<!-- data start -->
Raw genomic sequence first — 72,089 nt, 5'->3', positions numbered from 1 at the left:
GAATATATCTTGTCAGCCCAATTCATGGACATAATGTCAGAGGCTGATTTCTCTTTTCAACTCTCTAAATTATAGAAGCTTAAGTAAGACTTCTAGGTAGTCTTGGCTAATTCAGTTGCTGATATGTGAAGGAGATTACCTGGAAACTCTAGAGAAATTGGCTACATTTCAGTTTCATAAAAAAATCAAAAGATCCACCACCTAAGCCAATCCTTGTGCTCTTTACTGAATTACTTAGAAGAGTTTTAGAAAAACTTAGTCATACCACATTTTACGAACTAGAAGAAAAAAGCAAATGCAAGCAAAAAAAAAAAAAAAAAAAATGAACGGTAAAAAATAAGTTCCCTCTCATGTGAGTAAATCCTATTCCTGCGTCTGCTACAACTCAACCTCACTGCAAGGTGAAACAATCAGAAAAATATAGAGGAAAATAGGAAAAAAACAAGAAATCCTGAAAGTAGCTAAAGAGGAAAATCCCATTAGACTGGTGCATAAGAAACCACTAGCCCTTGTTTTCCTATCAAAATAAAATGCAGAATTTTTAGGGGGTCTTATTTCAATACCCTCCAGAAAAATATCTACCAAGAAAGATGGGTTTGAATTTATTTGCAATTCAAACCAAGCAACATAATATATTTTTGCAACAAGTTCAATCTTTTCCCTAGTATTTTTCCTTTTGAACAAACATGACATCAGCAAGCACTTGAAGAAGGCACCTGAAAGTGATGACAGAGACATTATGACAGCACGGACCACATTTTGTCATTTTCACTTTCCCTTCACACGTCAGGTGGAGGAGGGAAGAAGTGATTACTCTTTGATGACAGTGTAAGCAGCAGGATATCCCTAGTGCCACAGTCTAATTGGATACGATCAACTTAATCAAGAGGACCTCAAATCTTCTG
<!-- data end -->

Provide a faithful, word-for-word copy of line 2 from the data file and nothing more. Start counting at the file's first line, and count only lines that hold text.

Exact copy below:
GAATATATCTTGTCAGCCCAATTCATGGACATAATGTCAGAGGCTGATTTCTCTTTTCAACTCTCTAAATTATAGAAGCTTAAGTAAGACTTCTAGGTAGTCTTGGCTAATTCAGTTGCTGATATGTGAAGGAGATTACCTGGAAACTCTAGAGAAATTGGCTACATTTCAGTTTCATAAAAAAATCAAAAGATCCACCACCTAAGCCAATCCTTGTGCTCTTTACTGAATTACTTAGAAGAGTTTTAGAAAAACTTAGTCATACCACATTTTACGAACTAGAAGAAAAAAGCAAATGCAAGCAAAAAAAAAAAAAAAAAAAATGAACGGTAAAAAATAAGTTCCCTCTCATGTGAGTAAATCCTATTCCTGCGTCTGCTACAACTCAACCTCACTGCAAGGTGAAACAATCAGAAAAATATAGAGGAAAATAGGAAAAAAACAAGAAATCCTGAAAGTAGCTAAAGAGGAAAATCCCATTAGACTGGTGCATAAGAAACCACTAGCCCTTGTTTTCCTATCAAAATAAAATGCAGAATTTTTAGGGGGTCTTATTTCAATACCCTCCAGAAAAATATCTACCAAGAAAGATGGGTTTGAATTTATTTGCAATTCAAACCAAGCAACATAATATATTTTTGCAACAAGTTCAATCTTTTCCCTAGTATTTTTCCTTTTGAACAAACATGACATCAGCAAGCACTTGAAGAAGGCACCTGAAAGTGATGACAGAGACATTATGACAGCACGGACCACATTTTGTCATTTTCACTTTCCCTTCACACGTCAGGTGGAGGAGGGAAGAAGTGATTACTCTTTGATGACAGTGTAAGCAGCAGGATATCCCTAGTGCCACAGTCTAATTGGATACGATCAACTTAATCAAGAGGACCTCAAATCTTCTG